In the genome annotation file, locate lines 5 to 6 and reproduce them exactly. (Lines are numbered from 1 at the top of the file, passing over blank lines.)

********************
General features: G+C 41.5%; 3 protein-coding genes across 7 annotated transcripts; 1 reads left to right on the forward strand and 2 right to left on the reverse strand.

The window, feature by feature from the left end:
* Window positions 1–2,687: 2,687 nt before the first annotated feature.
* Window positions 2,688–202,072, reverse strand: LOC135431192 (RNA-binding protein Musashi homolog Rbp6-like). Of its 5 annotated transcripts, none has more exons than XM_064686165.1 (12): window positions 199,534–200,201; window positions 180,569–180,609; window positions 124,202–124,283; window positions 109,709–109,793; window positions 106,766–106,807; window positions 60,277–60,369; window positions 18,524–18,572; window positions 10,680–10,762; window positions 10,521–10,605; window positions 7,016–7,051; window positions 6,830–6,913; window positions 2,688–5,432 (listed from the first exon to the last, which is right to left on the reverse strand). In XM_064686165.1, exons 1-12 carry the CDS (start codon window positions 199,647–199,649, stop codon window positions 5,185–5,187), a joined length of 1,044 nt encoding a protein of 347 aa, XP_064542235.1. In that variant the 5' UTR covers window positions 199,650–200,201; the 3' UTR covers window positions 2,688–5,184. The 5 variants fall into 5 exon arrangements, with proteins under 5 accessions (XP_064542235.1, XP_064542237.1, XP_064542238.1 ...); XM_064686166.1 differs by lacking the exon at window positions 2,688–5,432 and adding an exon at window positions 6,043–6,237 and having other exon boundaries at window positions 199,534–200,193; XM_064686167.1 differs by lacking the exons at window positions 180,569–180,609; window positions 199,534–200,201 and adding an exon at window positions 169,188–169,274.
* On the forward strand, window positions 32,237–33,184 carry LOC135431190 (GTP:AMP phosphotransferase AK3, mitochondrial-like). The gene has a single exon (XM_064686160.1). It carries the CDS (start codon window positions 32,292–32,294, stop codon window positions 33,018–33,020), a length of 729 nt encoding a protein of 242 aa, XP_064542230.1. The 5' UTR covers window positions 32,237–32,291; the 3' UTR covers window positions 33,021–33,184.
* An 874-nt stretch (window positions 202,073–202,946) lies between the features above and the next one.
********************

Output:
* On the forward strand, window positions 32,237–33,184 carry LOC135431190 (GTP:AMP phosphotransferase AK3, mitochondrial-like). The gene has a single exon (XM_064686160.1). It carries the CDS (start codon window positions 32,292–32,294, stop codon window positions 33,018–33,020), a length of 729 nt encoding a protein of 242 aa, XP_064542230.1. The 5' UTR covers window positions 32,237–32,291; the 3' UTR covers window positions 33,021–33,184.
* An 874-nt stretch (window positions 202,073–202,946) lies between the features above and the next one.